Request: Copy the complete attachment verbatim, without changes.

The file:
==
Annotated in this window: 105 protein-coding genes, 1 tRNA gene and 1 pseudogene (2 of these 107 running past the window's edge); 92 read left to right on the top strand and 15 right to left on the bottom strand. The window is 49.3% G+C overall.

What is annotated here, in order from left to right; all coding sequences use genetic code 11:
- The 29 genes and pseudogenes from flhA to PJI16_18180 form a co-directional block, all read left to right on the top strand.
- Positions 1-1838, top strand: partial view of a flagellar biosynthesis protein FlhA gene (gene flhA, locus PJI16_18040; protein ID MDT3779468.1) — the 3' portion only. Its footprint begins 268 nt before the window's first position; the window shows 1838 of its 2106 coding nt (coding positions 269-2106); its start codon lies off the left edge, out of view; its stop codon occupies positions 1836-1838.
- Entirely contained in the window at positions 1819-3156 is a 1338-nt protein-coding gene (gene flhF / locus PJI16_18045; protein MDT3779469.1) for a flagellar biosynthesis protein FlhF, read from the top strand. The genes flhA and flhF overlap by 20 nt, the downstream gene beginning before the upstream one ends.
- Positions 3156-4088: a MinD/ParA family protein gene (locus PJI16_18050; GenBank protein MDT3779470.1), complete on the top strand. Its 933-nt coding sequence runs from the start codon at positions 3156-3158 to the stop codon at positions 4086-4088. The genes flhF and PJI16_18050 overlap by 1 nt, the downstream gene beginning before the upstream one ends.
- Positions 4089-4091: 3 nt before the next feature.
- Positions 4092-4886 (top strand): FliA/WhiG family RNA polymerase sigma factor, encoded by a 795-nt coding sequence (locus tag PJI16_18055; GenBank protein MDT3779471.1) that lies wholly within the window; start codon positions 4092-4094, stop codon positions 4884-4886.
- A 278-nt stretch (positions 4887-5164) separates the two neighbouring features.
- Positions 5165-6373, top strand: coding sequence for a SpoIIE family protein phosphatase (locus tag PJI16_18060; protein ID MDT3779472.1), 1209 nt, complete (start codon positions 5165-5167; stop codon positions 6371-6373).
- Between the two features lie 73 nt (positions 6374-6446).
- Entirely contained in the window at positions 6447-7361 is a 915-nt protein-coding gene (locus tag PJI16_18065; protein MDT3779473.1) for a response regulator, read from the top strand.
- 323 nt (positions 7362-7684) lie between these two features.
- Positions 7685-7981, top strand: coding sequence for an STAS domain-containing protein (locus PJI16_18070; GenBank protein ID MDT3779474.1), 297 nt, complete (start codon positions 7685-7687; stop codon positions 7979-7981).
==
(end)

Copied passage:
Annotated in this window: 105 protein-coding genes, 1 tRNA gene and 1 pseudogene (2 of these 107 running past the window's edge); 92 read left to right on the top strand and 15 right to left on the bottom strand. The window is 49.3% G+C overall.

What is annotated here, in order from left to right; all coding sequences use genetic code 11:
- The 29 genes and pseudogenes from flhA to PJI16_18180 form a co-directional block, all read left to right on the top strand.
- Positions 1-1838, top strand: partial view of a flagellar biosynthesis protein FlhA gene (gene flhA, locus PJI16_18040; protein ID MDT3779468.1) — the 3' portion only. Its footprint begins 268 nt before the window's first position; the window shows 1838 of its 2106 coding nt (coding positions 269-2106); its start codon lies off the left edge, out of view; its stop codon occupies positions 1836-1838.
- Entirely contained in the window at positions 1819-3156 is a 1338-nt protein-coding gene (gene flhF / locus PJI16_18045; protein MDT3779469.1) for a flagellar biosynthesis protein FlhF, read from the top strand. The genes flhA and flhF overlap by 20 nt, the downstream gene beginning before the upstream one ends.
- Positions 3156-4088: a MinD/ParA family protein gene (locus PJI16_18050; GenBank protein MDT3779470.1), complete on the top strand. Its 933-nt coding sequence runs from the start codon at positions 3156-3158 to the stop codon at positions 4086-4088. The genes flhF and PJI16_18050 overlap by 1 nt, the downstream gene beginning before the upstream one ends.
- Positions 4089-4091: 3 nt before the next feature.
- Positions 4092-4886 (top strand): FliA/WhiG family RNA polymerase sigma factor, encoded by a 795-nt coding sequence (locus tag PJI16_18055; GenBank protein MDT3779471.1) that lies wholly within the window; start codon positions 4092-4094, stop codon positions 4884-4886.
- A 278-nt stretch (positions 4887-5164) separates the two neighbouring features.
- Positions 5165-6373, top strand: coding sequence for a SpoIIE family protein phosphatase (locus tag PJI16_18060; protein ID MDT3779472.1), 1209 nt, complete (start codon positions 5165-5167; stop codon positions 6371-6373).
- Between the two features lie 73 nt (positions 6374-6446).
- Entirely contained in the window at positions 6447-7361 is a 915-nt protein-coding gene (locus tag PJI16_18065; protein MDT3779473.1) for a response regulator, read from the top strand.
- 323 nt (positions 7362-7684) lie between these two features.
- Positions 7685-7981, top strand: coding sequence for an STAS domain-containing protein (locus PJI16_18070; GenBank protein ID MDT3779474.1), 297 nt, complete (start codon positions 7685-7687; stop codon positions 7979-7981).